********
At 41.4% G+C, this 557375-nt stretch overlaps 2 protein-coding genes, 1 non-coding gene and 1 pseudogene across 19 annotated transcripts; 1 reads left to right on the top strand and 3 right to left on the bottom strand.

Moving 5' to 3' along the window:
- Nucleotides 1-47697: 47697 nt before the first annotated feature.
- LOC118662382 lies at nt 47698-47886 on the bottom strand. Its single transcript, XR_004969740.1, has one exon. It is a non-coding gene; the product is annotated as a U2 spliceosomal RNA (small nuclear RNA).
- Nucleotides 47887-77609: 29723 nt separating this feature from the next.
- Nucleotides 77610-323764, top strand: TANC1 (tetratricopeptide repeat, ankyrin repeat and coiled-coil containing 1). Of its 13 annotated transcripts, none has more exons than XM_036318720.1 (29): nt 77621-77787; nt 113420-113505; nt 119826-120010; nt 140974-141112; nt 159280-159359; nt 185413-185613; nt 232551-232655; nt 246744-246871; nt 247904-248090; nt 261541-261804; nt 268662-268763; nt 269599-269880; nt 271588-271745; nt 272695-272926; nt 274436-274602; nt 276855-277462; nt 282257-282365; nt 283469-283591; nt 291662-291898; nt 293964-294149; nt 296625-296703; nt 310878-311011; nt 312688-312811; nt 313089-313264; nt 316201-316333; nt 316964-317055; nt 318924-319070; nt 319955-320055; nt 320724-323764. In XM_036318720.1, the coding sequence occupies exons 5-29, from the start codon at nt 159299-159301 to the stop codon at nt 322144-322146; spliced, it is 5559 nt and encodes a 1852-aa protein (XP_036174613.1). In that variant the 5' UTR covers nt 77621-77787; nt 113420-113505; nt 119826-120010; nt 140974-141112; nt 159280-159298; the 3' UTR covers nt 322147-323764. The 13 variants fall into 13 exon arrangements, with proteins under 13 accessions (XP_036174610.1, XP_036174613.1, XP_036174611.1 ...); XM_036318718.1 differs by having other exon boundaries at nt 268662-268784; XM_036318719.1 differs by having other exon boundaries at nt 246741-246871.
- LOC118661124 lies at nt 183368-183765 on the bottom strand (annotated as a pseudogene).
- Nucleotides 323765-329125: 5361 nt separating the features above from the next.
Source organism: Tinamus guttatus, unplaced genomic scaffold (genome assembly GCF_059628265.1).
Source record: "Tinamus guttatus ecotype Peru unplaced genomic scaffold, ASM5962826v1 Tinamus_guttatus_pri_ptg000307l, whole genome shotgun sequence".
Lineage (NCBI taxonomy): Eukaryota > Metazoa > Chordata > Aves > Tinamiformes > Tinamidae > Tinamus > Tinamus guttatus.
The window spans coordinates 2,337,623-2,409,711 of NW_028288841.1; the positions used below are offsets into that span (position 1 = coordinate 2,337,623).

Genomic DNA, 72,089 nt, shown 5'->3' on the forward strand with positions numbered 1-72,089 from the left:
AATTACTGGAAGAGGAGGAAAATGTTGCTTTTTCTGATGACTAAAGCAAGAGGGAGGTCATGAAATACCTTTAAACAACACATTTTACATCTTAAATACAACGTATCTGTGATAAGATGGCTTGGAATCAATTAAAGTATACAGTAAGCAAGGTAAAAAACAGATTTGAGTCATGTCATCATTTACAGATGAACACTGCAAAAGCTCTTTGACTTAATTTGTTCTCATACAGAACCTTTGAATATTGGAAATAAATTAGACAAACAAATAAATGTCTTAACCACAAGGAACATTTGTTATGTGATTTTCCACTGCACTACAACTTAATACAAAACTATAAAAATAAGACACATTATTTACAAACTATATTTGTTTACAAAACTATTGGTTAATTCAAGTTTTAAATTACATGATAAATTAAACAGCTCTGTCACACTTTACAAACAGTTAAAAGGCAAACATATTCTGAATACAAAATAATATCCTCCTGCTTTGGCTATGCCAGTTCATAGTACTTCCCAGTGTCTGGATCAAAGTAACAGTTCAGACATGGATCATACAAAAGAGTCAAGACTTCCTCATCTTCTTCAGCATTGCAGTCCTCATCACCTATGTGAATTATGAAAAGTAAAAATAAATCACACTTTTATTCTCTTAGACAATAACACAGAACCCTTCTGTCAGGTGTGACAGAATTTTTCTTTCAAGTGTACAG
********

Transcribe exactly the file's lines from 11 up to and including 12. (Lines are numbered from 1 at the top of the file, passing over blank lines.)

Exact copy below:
Lineage (NCBI taxonomy): Eukaryota > Metazoa > Chordata > Aves > Tinamiformes > Tinamidae > Tinamus > Tinamus guttatus.
The window spans coordinates 2,337,623-2,409,711 of NW_028288841.1; the positions used below are offsets into that span (position 1 = coordinate 2,337,623).